It's a great set-up and it also contains a couple of names that will turn your head towards the film, Paul Bettany, Dennis Quaid, Charles Dutton, and Kevin Durand, now those are a few strong actors, particularly with Bettany in the lead, and there's a healthy dose of horror in there too.
Legion certainly promised a lot and looked like it could be an entertaining and dramatic film.
However god and the angels know that's what he's doing and also that if humans are to be destroyed so must the child, and that's when strange people begin arriving at the diner, people possessed by creatures of god, intent on killing everyone in the diner including the child.
The group of survivors gather together under the guidance of Michael to protect themselves and the child, and all the time the angels are getting closer.
From the beginning Legion looked great, Scott Stewart's cinematic eye brings us some great shots around the diner in the middle of the spacious desert, picking out some great details to go with the voice over introduction. The arrival of Paul Bettany's character is also filmed well, but then there is the fact that Bettany in any lead role looks superb, a great actor with movie star looks and charisma.
My hopes were high for the beginning of the film, and as the character of Michael arrived and met the first of the Legion it looked as though the story was going to be filmed well, carry great special effects and deliver a thrilling and exciting story.
That's because the opening scenes left a strong air of mystery for the character and the events, and that's a factor that's carried through a good portion of the first half of the film.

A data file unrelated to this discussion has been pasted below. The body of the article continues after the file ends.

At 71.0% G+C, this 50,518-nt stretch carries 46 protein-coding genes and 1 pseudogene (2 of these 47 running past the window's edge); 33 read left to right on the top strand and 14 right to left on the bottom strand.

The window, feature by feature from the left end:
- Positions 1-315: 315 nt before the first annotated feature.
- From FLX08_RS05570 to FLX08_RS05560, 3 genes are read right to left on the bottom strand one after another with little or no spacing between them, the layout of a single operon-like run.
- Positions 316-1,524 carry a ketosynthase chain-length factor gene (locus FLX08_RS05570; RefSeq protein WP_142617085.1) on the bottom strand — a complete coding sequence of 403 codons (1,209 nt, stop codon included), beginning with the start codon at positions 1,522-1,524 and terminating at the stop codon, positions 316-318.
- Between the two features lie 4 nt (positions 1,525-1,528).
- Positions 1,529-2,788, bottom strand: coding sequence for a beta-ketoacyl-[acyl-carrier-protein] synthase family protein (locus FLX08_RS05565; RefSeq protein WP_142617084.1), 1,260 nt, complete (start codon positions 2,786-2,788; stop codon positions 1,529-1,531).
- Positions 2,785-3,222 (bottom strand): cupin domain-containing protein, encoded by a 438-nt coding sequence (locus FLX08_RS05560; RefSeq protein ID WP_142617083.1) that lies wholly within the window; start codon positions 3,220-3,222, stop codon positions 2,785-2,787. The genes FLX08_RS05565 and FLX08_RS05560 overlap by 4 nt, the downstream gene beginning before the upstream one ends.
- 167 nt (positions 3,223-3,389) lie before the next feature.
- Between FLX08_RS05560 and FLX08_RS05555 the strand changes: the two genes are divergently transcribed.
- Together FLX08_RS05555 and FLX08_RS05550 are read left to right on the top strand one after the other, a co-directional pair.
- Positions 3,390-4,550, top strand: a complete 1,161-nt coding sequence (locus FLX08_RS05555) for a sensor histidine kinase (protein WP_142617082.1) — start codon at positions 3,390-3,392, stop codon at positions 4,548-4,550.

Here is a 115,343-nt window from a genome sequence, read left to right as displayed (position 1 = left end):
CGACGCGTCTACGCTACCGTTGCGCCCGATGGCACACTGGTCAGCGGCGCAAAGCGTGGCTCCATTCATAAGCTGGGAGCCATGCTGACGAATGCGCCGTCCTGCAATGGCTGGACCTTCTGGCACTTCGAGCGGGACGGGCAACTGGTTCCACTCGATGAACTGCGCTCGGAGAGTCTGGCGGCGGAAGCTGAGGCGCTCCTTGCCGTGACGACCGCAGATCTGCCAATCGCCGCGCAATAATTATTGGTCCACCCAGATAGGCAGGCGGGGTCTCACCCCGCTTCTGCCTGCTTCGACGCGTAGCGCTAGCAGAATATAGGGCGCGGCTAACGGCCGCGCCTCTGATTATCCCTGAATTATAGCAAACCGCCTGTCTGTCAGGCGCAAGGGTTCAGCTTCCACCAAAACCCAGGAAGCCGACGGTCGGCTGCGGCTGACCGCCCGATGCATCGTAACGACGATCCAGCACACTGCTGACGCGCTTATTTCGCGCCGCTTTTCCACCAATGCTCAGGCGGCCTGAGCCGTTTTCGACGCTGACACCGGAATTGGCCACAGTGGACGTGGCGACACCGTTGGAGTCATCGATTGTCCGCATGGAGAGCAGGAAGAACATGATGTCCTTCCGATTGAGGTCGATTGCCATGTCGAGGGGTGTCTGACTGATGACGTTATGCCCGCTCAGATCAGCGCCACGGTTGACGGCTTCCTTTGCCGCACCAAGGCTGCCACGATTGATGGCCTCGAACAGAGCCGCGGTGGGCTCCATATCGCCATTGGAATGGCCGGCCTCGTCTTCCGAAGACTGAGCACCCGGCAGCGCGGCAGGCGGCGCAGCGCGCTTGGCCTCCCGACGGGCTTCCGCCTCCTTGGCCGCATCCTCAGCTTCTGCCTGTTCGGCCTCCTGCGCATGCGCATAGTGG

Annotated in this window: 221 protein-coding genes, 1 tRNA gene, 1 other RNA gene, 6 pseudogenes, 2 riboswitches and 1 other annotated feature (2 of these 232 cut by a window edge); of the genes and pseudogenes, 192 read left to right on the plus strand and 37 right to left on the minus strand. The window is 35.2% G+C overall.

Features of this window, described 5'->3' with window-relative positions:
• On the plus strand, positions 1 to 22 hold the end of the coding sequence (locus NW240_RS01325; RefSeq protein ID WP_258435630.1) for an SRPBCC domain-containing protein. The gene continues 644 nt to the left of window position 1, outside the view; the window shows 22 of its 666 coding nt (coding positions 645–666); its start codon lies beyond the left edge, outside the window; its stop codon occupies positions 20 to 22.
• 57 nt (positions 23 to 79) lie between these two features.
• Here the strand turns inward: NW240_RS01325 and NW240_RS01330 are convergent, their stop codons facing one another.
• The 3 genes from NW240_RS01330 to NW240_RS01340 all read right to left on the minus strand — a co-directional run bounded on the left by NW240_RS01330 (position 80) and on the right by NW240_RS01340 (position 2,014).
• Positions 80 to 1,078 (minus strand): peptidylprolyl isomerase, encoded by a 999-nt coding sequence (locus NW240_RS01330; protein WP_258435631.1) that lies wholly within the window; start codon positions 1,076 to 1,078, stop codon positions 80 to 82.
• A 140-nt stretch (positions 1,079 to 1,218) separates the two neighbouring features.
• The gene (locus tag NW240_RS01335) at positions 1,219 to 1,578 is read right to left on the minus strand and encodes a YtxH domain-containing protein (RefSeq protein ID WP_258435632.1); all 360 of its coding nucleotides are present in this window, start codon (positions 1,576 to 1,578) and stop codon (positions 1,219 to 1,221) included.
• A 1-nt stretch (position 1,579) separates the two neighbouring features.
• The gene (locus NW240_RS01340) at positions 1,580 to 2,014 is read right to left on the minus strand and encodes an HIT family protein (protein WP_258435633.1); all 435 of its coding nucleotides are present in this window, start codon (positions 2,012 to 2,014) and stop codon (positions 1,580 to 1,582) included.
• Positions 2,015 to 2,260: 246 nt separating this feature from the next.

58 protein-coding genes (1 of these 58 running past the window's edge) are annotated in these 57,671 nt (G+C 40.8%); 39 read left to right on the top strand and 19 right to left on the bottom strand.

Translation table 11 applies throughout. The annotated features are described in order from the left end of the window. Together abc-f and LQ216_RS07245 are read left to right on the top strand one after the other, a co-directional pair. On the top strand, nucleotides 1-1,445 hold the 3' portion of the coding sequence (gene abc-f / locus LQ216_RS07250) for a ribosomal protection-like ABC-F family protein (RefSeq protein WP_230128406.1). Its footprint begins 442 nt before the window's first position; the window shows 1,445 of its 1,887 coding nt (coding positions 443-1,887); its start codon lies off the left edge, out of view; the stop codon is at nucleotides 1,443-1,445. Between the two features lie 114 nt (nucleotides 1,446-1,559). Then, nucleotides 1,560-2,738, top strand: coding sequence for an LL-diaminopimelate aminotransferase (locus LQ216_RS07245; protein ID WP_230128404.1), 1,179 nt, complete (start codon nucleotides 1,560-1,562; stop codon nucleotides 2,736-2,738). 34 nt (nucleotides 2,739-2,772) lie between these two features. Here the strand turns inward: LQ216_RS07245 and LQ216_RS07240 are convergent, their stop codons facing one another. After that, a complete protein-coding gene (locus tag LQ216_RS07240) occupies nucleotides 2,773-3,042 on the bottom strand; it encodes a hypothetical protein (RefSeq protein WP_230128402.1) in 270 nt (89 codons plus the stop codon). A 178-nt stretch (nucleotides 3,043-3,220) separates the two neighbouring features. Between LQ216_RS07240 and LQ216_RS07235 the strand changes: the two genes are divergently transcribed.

The religious supernatural theme of any film is always an attractive one since it instantly provides a great deal of mystery and a vast scope with little effort, after all a story about the end of the world at the hands of an unseen and unbeatable power doesn't need a lot more to it to already have the audience interested.
The story starts off with a good pace, and with this religious, supernatural, end of the world element, it's already running at a fair high. It builds well with the arrival of Michael and the audience really not sure who or what he is, even why he's here, the Legion taking over the policeman and the resulting stand-off creates more questions than answers with the audience and pulls them in further, then with the television signal appearing, and the arrival of the old woman, the scene is really being set for the beginning of the apocalypse.
The bringing together of the diverse band of people in one location, cornered and forced to fight back is one that's been used a number of times before, but it can turn out to be very effective when used well. The idea of individuals all overcoming something in their lives, revealing their troubles on the way and redeeming themselves towards the final outcome is a strong story in itself.
So things were looking good for the film, however there were two main aspects that appeared that caused me issue with the story and began dragging it down.
The first is that the standard conventions for these ensemble horror films are pretty much followed. There are a couple of little turns and twists, but these characters do play out pretty much as expected. Each of the ensemble members reveals their story and eventually they find some form of redemption which either ends or moves their lives forward.